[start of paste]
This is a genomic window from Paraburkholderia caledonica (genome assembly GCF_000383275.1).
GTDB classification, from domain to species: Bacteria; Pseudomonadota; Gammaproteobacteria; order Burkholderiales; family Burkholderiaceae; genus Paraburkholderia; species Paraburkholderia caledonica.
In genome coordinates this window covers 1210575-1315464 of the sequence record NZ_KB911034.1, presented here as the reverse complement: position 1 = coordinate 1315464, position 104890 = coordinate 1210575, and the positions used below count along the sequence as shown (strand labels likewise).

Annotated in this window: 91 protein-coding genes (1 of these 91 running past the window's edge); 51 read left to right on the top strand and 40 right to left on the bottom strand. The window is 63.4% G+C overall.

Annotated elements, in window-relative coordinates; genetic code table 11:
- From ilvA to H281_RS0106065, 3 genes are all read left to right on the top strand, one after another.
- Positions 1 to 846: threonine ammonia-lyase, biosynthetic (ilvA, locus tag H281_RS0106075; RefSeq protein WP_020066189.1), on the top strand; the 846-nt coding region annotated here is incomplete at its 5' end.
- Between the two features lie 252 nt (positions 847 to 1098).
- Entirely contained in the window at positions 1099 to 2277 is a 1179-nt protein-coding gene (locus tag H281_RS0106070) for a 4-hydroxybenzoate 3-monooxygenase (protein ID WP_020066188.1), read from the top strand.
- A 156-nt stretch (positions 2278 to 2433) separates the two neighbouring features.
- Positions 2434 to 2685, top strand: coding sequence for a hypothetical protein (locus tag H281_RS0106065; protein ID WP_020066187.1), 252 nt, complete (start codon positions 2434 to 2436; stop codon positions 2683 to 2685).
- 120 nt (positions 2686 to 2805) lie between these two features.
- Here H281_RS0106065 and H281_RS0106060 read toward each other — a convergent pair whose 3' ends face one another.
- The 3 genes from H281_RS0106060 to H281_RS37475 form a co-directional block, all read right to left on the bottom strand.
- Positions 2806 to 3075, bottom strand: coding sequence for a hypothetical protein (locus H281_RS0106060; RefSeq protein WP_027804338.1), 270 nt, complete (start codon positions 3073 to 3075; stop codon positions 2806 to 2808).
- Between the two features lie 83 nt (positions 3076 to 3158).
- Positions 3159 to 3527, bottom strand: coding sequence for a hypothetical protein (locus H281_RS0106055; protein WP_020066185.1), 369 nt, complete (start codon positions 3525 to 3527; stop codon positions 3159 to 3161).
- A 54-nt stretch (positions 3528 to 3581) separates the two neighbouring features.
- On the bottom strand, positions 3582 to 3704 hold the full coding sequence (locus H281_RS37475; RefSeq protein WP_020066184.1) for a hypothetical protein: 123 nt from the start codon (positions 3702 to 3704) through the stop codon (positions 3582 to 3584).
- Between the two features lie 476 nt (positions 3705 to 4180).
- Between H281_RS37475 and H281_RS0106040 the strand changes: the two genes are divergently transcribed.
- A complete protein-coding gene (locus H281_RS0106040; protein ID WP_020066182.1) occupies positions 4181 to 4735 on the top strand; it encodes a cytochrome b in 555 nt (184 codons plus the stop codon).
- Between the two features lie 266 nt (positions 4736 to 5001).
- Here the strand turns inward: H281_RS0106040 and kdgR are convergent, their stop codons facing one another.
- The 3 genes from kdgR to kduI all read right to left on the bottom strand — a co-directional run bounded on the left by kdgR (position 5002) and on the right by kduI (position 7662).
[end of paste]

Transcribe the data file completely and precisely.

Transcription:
This is a genomic window from Paraburkholderia caledonica (genome assembly GCF_000383275.1).
GTDB classification, from domain to species: Bacteria; Pseudomonadota; Gammaproteobacteria; order Burkholderiales; family Burkholderiaceae; genus Paraburkholderia; species Paraburkholderia caledonica.
In genome coordinates this window covers 1210575-1315464 of the sequence record NZ_KB911034.1, presented here as the reverse complement: position 1 = coordinate 1315464, position 104890 = coordinate 1210575, and the positions used below count along the sequence as shown (strand labels likewise).

Annotated in this window: 91 protein-coding genes (1 of these 91 running past the window's edge); 51 read left to right on the top strand and 40 right to left on the bottom strand. The window is 63.4% G+C overall.

Annotated elements, in window-relative coordinates; genetic code table 11:
- From ilvA to H281_RS0106065, 3 genes are all read left to right on the top strand, one after another.
- Positions 1 to 846: threonine ammonia-lyase, biosynthetic (ilvA, locus tag H281_RS0106075; RefSeq protein WP_020066189.1), on the top strand; the 846-nt coding region annotated here is incomplete at its 5' end.
- Between the two features lie 252 nt (positions 847 to 1098).
- Entirely contained in the window at positions 1099 to 2277 is a 1179-nt protein-coding gene (locus tag H281_RS0106070) for a 4-hydroxybenzoate 3-monooxygenase (protein ID WP_020066188.1), read from the top strand.
- A 156-nt stretch (positions 2278 to 2433) separates the two neighbouring features.
- Positions 2434 to 2685, top strand: coding sequence for a hypothetical protein (locus tag H281_RS0106065; protein ID WP_020066187.1), 252 nt, complete (start codon positions 2434 to 2436; stop codon positions 2683 to 2685).
- 120 nt (positions 2686 to 2805) lie between these two features.
- Here H281_RS0106065 and H281_RS0106060 read toward each other — a convergent pair whose 3' ends face one another.
- The 3 genes from H281_RS0106060 to H281_RS37475 form a co-directional block, all read right to left on the bottom strand.
- Positions 2806 to 3075, bottom strand: coding sequence for a hypothetical protein (locus H281_RS0106060; RefSeq protein WP_027804338.1), 270 nt, complete (start codon positions 3073 to 3075; stop codon positions 2806 to 2808).
- Between the two features lie 83 nt (positions 3076 to 3158).
- Positions 3159 to 3527, bottom strand: coding sequence for a hypothetical protein (locus H281_RS0106055; protein WP_020066185.1), 369 nt, complete (start codon positions 3525 to 3527; stop codon positions 3159 to 3161).
- A 54-nt stretch (positions 3528 to 3581) separates the two neighbouring features.
- On the bottom strand, positions 3582 to 3704 hold the full coding sequence (locus H281_RS37475; RefSeq protein WP_020066184.1) for a hypothetical protein: 123 nt from the start codon (positions 3702 to 3704) through the stop codon (positions 3582 to 3584).
- Between the two features lie 476 nt (positions 3705 to 4180).
- Between H281_RS37475 and H281_RS0106040 the strand changes: the two genes are divergently transcribed.
- A complete protein-coding gene (locus H281_RS0106040; protein ID WP_020066182.1) occupies positions 4181 to 4735 on the top strand; it encodes a cytochrome b in 555 nt (184 codons plus the stop codon).
- Between the two features lie 266 nt (positions 4736 to 5001).
- Here the strand turns inward: H281_RS0106040 and kdgR are convergent, their stop codons facing one another.
- The 3 genes from kdgR to kduI all read right to left on the bottom strand — a co-directional run bounded on the left by kdgR (position 5002) and on the right by kduI (position 7662).